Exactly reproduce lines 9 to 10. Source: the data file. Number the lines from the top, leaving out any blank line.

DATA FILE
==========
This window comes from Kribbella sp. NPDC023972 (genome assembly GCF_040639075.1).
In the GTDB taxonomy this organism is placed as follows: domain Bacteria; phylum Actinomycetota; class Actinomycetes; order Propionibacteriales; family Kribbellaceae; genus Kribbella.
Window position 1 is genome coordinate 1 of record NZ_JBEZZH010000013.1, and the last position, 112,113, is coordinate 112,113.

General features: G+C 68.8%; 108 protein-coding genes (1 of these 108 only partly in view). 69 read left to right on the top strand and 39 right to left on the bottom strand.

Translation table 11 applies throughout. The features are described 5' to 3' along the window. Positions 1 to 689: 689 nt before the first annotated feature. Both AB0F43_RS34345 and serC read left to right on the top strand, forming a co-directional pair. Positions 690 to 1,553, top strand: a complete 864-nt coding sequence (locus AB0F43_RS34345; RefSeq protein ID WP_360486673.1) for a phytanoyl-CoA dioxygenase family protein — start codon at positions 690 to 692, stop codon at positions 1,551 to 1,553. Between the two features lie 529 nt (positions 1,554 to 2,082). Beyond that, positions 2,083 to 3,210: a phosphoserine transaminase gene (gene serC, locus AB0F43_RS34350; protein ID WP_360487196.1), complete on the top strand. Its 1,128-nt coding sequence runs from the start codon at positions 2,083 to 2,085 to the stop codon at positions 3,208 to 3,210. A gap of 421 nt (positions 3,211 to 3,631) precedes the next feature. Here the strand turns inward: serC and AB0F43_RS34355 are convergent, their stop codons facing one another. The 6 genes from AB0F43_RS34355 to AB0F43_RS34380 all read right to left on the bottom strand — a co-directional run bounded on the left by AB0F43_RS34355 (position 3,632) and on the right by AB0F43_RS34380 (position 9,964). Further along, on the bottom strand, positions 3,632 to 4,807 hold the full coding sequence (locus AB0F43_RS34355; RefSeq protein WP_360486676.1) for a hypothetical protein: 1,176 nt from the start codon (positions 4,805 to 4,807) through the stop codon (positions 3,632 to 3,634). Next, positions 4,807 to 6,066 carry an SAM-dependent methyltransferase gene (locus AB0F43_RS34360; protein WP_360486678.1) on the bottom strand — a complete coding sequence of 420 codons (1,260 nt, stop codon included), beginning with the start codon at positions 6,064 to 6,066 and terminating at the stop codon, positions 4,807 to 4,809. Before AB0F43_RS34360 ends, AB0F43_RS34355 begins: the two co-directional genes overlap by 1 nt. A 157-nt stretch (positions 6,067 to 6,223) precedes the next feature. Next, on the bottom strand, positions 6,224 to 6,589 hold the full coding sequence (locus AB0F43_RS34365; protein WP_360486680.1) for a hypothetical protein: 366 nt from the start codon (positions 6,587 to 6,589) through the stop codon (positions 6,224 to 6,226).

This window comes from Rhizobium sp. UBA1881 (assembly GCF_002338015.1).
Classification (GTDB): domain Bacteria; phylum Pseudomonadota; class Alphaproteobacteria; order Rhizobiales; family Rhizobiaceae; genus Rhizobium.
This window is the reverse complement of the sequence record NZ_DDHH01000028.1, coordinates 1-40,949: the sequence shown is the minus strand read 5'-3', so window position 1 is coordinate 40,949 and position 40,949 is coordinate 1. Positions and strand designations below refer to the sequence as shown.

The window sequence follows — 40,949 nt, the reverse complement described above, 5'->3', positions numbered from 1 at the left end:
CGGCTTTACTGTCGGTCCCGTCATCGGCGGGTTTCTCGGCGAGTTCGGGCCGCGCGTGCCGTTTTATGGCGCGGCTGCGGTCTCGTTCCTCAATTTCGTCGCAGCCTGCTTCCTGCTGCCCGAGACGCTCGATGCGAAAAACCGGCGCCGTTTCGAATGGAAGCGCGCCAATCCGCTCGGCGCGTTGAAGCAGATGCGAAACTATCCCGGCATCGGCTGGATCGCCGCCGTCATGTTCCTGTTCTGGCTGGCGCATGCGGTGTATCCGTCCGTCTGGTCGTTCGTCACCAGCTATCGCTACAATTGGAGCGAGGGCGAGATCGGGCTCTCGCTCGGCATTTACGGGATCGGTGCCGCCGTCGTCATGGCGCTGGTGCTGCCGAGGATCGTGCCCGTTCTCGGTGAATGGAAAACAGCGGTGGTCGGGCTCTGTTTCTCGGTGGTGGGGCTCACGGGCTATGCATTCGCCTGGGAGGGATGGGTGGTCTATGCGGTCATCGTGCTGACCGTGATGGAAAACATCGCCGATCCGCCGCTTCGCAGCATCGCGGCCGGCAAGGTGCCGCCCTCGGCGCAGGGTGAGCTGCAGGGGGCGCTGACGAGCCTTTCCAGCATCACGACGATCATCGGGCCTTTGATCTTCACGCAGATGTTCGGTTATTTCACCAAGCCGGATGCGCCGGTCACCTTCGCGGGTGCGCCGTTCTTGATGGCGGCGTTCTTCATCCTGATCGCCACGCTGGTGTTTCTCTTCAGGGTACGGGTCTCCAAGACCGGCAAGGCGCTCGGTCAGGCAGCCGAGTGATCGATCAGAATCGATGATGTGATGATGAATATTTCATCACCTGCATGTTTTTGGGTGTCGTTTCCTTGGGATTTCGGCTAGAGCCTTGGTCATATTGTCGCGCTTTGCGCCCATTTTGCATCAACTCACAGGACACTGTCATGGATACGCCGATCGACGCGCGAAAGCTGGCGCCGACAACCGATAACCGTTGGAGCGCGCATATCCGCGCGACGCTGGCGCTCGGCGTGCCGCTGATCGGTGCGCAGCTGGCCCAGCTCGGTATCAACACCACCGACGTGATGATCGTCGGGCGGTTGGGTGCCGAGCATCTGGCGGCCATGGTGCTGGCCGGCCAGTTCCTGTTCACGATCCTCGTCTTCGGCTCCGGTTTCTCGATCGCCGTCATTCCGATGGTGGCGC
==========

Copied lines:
The window sequence follows — 40,949 nt, the reverse complement described above, 5'->3', positions numbered from 1 at the left end:
CGGCTTTACTGTCGGTCCCGTCATCGGCGGGTTTCTCGGCGAGTTCGGGCCGCGCGTGCCGTTTTATGGCGCGGCTGCGGTCTCGTTCCTCAATTTCGTCGCAGCCTGCTTCCTGCTGCCCGAGACGCTCGATGCGAAAAACCGGCGCCGTTTCGAATGGAAGCGCGCCAATCCGCTCGGCGCGTTGAAGCAGATGCGAAACTATCCCGGCATCGGCTGGATCGCCGCCGTCATGTTCCTGTTCTGGCTGGCGCATGCGGTGTATCCGTCCGTCTGGTCGTTCGTCACCAGCTATCGCTACAATTGGAGCGAGGGCGAGATCGGGCTCTCGCTCGGCATTTACGGGATCGGTGCCGCCGTCGTCATGGCGCTGGTGCTGCCGAGGATCGTGCCCGTTCTCGGTGAATGGAAAACAGCGGTGGTCGGGCTCTGTTTCTCGGTGGTGGGGCTCACGGGCTATGCATTCGCCTGGGAGGGATGGGTGGTCTATGCGGTCATCGTGCTGACCGTGATGGAAAACATCGCCGATCCGCCGCTTCGCAGCATCGCGGCCGGCAAGGTGCCGCCCTCGGCGCAGGGTGAGCTGCAGGGGGCGCTGACGAGCCTTTCCAGCATCACGACGATCATCGGGCCTTTGATCTTCACGCAGATGTTCGGTTATTTCACCAAGCCGGATGCGCCGGTCACCTTCGCGGGTGCGCCGTTCTTGATGGCGGCGTTCTTCATCCTGATCGCCACGCTGGTGTTTCTCTTCAGGGTACGGGTCTCCAAGACCGGCAAGGCGCTCGGTCAGGCAGCCGAGTGATCGATCAGAATCGATGATGTGATGATGAATATTTCATCACCTGCATGTTTTTGGGTGTCGTTTCCTTGGGATTTCGGCTAGAGCCTTGGTCATATTGTCGCGCTTTGCGCCCATTTTGCATCAACTCACAGGACACTGTCATGGATACGCCGATCGACGCGCGAAAGCTGGCGCCGACAACCGATAACCGTTGGAGCGCGCATATCCGCGCGACGCTGGCGCTCGGCGTGCCGCTGATCGGTGCGCAGCTGGCCCAGCTCGGTATCAACACCACCGACGTGATGATCGTCGGGCGGTTGGGTGCCGAGCATCTGGCGGCCATGGTGCTGGCCGGCCAGTTCCTGTTCACGATCCTCGTCTTCGGCTCCGGTTTCTCGATCGCCGTCATTCCGATGGTGGCGC